So, for us, we avoid hot tubs and indoor pools. Does this mean we never go in them? No. If we are with special people at a special event, we go with the flow and allow the kids to swim with the others. This happens maybe 2-3x year.

    Water fountains? We do our best to not need them but if we do, we use them. Soda fountains are probably just as bad but we still buy pop at McDonald's every now and then (we don't drink alot of pop for other reasons like the sugar and diabetes risks).

    Bubble machines I've never thought of but I would probably let my kids play with bubbles- I'm sure we came in contact with them at times when our kids were little, I just don't remember. The soap might actually help to keep things clean (I'm guessing here) and I'd be sure to wash hands afterwards. I suspect that the nasty taste of soap would keep most little ones from putting hands in mouths.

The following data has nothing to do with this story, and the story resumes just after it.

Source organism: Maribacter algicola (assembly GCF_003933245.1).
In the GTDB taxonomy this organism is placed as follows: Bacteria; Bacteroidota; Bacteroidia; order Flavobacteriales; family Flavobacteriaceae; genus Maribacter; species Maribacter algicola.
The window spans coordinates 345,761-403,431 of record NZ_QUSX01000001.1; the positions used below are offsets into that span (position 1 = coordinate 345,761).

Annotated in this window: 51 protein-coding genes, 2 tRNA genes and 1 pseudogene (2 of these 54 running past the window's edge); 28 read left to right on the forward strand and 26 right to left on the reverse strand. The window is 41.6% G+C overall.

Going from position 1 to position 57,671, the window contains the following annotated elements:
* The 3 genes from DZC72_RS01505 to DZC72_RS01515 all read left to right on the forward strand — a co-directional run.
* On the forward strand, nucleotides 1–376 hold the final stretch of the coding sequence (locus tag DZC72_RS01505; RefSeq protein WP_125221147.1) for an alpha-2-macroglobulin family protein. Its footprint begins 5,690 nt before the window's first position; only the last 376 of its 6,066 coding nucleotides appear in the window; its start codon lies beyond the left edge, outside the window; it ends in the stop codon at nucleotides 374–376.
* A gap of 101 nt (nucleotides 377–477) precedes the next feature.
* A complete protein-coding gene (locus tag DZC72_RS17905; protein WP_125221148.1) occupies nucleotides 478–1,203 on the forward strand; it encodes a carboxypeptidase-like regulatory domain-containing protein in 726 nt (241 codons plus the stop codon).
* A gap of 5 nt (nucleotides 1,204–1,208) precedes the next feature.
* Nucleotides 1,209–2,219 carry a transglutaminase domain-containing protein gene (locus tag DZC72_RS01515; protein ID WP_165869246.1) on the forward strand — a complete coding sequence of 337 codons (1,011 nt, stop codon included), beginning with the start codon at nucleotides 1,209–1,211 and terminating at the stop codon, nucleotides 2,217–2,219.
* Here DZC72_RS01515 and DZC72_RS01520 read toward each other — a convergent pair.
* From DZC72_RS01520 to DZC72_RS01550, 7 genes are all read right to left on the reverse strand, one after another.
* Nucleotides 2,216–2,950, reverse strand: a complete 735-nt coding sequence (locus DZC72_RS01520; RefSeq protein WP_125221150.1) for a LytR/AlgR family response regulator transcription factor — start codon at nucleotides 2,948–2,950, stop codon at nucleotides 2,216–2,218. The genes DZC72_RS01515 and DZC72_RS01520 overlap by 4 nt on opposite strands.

So, my motto has always been: prudent, not paranoid. I take measured risks weighing the following:

    1. Will my kid feel left out if he doesn't do it?
    2. Will this make my kid feel different?
    3. Will this make my kid resent CF (and me)if I say No?
    4. Will this action that I am taking likely make my kid feel like a victim of CF?
    5. Is this something that my doctors have said "don't do" or am I just being worried and scared?
    6. Is this something my kid is likely to do anyway if I am not around?

    We want to raise children who enjoy life, see themselves as a person and not a disease, are empowered to be all they can be, and who take charge of their lives and fight CF instead of simply sitting on the sidelines of life waiting to die.